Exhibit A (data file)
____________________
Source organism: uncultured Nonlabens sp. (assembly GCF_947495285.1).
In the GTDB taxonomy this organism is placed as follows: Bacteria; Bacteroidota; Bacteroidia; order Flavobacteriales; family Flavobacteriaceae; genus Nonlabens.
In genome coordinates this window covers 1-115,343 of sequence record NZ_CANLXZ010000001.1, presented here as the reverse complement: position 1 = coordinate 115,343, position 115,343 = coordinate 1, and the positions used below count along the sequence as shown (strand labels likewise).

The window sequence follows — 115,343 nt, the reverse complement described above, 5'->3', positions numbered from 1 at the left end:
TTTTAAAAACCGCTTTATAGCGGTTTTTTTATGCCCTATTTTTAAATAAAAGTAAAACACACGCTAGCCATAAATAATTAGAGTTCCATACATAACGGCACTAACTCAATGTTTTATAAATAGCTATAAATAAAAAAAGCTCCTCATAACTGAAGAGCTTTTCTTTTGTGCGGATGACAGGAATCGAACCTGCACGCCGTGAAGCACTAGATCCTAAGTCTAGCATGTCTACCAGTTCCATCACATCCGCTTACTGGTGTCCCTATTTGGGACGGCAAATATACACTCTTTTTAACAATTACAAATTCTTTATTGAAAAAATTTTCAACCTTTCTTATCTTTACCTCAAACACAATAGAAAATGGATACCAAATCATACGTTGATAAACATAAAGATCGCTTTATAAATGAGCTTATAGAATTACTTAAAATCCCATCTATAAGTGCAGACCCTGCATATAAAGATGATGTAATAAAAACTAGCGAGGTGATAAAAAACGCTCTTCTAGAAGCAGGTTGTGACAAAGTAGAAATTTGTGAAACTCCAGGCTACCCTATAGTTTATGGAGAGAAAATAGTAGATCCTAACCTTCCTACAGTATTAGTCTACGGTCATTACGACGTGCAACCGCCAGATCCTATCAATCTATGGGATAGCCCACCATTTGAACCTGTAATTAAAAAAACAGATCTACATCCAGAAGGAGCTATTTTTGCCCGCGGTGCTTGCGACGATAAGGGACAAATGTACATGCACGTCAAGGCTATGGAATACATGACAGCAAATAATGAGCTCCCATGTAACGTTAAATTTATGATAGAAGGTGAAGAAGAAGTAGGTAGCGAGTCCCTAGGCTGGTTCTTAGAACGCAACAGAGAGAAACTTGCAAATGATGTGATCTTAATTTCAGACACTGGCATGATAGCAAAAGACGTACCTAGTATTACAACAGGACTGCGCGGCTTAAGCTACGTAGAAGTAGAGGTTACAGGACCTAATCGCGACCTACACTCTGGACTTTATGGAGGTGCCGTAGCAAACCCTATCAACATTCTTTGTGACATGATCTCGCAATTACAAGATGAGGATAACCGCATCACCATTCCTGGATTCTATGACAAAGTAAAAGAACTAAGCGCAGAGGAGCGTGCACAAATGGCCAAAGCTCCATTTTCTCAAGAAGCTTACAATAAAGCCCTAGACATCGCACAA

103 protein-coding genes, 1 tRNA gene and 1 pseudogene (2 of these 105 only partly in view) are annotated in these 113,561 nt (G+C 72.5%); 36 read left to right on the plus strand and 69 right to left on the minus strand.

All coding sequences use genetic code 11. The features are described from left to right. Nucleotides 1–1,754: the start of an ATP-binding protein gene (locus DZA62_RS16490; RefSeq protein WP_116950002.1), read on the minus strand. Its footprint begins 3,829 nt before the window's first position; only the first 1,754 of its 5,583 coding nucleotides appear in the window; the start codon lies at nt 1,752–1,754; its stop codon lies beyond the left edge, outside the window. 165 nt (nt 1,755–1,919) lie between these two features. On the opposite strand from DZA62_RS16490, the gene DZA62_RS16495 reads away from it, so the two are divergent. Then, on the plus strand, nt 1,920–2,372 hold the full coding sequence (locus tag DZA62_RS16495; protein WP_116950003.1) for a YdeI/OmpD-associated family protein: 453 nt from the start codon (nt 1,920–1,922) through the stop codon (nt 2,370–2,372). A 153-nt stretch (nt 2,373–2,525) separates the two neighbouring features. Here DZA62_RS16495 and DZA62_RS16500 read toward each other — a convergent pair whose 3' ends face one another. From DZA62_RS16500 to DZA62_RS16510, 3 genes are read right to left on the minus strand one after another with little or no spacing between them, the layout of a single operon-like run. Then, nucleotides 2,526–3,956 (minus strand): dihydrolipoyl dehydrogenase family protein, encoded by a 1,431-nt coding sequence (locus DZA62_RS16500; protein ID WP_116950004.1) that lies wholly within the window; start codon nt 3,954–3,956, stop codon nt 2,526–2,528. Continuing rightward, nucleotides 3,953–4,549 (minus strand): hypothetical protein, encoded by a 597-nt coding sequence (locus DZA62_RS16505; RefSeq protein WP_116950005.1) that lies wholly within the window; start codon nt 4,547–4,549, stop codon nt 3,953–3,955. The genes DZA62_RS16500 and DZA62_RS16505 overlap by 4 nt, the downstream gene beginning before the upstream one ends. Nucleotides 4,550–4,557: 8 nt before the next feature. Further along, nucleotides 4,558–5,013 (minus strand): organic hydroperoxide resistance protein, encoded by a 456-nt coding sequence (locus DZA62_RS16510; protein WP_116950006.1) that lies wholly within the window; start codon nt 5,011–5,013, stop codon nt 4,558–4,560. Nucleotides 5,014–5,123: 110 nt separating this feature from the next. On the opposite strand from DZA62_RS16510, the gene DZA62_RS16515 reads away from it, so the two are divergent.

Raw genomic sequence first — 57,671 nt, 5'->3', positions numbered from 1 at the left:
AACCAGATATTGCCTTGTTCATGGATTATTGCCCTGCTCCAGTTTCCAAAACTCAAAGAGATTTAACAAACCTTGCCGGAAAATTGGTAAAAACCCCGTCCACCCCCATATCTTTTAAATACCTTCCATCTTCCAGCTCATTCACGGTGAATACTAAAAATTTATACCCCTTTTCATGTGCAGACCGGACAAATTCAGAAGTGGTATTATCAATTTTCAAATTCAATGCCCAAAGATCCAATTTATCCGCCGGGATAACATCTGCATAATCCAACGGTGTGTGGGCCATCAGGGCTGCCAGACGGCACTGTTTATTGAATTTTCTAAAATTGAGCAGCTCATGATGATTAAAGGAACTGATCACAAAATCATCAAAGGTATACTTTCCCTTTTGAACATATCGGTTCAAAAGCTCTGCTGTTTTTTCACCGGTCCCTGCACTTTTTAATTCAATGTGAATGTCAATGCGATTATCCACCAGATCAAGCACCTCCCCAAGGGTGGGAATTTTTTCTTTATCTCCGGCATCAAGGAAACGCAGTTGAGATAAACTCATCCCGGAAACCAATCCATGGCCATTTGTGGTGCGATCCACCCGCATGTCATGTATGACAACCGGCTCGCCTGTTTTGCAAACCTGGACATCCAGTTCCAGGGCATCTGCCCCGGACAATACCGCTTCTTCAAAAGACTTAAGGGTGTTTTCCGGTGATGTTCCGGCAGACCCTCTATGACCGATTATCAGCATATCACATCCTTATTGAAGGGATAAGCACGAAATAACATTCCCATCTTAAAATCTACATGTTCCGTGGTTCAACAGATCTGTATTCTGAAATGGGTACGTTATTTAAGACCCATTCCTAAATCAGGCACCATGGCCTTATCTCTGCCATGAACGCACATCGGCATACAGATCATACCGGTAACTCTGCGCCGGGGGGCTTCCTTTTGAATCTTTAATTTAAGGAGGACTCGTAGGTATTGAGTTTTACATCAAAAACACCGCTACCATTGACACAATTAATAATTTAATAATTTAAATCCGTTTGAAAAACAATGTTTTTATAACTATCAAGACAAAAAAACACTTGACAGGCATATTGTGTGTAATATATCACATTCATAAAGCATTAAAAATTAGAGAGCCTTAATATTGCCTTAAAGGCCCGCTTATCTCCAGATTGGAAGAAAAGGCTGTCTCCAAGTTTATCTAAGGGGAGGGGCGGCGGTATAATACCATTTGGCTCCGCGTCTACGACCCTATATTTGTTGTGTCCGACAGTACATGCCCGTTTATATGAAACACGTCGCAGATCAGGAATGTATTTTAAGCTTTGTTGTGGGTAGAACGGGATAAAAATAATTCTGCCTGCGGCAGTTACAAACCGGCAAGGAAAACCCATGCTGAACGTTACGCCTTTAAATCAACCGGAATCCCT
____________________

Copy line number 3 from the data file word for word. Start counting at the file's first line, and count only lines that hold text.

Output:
In genome coordinates this window covers 1-115,343 of sequence record NZ_CANLXZ010000001.1, presented here as the reverse complement: position 1 = coordinate 115,343, position 115,343 = coordinate 1, and the positions used below count along the sequence as shown (strand labels likewise).